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Lindy West's 2016 book Shrill: Notes From A Loud Woman is, appropriately, a holler. It's a holler of triumph, of laughter, of hurt, of anger, of joy, of frustration, of defiance ... but it is a holler. West talks about life on the Internet as a feminist and a fat woman, she talks about being loved and being at peace with her body, and she talks about learning to unapologetically occupy space, both literally and figuratively.
At first glance, the Hulu adaptation Shrill, which dropped its first episodes on Friday, doesn't look like a holler. It stars the wonderful Aidy Bryant, a Saturday Night Live veteran who often comes across as a walking smile, albeit one hiding a sharp and knowing wit. Bryant has been marvelous as a buddy/sidekick in The Big Sick and I Feel Pretty, but in Shrill, the show is mostly on her shoulders, and seeing her perform such strong material is a delight. And while a certain pleasantness radiates from her, the six episodes that make up the first season are not exclusively pleasant. They are about how even a pleasant, friendly, funny, outgoing woman learns to be a loud woman.
Bryant plays Annie, West's avatar in the liberally adapted story. Annie is low in the pecking order at a magazine whose editor (John Cameron Mitchell) is uninterested in her feminist leanings and finds her desire to write about them a bother. She has a best friend and roommate named Fran, played by Lolly Adefope, who urges her to hurry up and dump Ryan (Luka Jones), the schlub she's been sleeping with who won't really take her out and keeps their trysts a secret by having her sneak out the back of his house through the bushes.
Through the bushes.
One of the wonderful things about Shrill is that while Ryan seems awful and unformed in many ways, he has just enough winning goober energy to make many women look at him and see in his face the hours, the weeks, the years they might have wasted on him. (Hypothetically. I suppose.) Fran is probably right that Ryan is a bad idea, and Annie knows it, but he also says funny things to her, and he is attracted to her, and he does make her feel pretty some of the time. She's not sure about her number of chances. It makes her more tolerant at first, less willing to ask for anything.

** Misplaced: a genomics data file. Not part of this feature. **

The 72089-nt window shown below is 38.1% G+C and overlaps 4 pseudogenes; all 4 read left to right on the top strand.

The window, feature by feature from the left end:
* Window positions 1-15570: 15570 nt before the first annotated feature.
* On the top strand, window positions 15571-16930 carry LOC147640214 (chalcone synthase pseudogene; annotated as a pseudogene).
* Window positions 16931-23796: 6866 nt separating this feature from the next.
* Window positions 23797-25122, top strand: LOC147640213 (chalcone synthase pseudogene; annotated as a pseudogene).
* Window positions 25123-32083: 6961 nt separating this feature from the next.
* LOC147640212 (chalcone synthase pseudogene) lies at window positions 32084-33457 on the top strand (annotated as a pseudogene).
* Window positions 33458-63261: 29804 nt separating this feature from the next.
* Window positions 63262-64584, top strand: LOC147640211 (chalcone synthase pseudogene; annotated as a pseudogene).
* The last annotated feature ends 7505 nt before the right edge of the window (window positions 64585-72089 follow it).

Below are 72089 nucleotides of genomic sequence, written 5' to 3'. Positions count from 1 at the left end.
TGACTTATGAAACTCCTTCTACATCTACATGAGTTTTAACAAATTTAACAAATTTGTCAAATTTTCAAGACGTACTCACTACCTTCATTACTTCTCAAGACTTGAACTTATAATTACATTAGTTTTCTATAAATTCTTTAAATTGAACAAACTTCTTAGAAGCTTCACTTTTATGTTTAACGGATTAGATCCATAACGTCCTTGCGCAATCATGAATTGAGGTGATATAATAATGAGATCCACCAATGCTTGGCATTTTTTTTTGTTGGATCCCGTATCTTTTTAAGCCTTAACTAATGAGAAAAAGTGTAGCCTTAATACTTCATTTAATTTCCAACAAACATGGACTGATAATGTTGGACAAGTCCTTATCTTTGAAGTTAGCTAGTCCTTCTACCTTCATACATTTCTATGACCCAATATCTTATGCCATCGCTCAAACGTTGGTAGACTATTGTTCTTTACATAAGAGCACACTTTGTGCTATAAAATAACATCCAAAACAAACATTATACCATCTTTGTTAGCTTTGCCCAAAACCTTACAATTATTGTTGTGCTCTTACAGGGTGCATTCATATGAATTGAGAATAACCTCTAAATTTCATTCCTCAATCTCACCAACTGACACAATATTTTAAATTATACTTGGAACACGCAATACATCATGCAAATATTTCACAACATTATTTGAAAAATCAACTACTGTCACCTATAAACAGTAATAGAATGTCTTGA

Into this single-girl narrative, not that different yet from many others aside from its heroine's size, comes the first episode's complication: an unplanned pregnancy. Without giving anything away, the show's approach to this story feels honest but not didactic, and it leaves room for Annie to have a lot of complicated feelings — and for Fran to be the one who helps her sort them out.
It is indeed unusual to see a lead character in a show like this played by a plus-size actress like Bryant, but her writing about body shaming and body confidence is so much a part of West's work that to omit it would have been very strange indeed. Shrill strikes a good balance between developing other aspects of Annie's personality — her relationship with her parents, this disaster with Ryan, her struggles at work — but also taking story beats to consider what it means to her to feel confident, to be around other women who feel confident, and to experience both the positives and the negatives associated with publicly claiming your own right to exist. Being fat touches all these stories, but it isn't the whole show, and it isn't the whole character.
Created by West and writer Ali Rushfield, Shrill gives Annie all the best jokes, which is the most important part of a show like this. Very often, the alleged main character in a show about someone's struggles will do all the struggling, while everyone around them — sharper, meaner, less restrained, less polite — gets all the good lines. But Annie is the funniest person in this comedy about Annie, and that's as it should be. When she patiently tolerates a fitness instructor lecturing her about the thin person trapped inside her, it's not written and performed as a scene where she's embarrassed and humiliated; it's written as a scene where she's shocked that anyone is this much of a bonehead. She is always entirely aware of whatever is funny about the scene; the comedy doesn't happen to her.
Later episodes dig more deeply into some of West's better-known stories, including her experiences online. There is a fictionalized take on a chapter in Shrill where she tells a story about an unpleasant run-in with the writer Dan Savage when he was her editor at The Stranger, and if you've always wanted to see what it would look like if John Cameron Mitchell played a character in part inspired by Dan Savage: I did too, even though I didn't know it.
Shrill is a marvelous piece of writing and acting, a meeting of Bryant's vibe and West's. That walking smile that coexists with that devastatingly sharp writing style — that's what makes Annie a rootable, lovable, believable heroine, even when she's sneaking out the back door of someone's house.
(One more thing: Just never sneak out the back for this kind of person. Never.)
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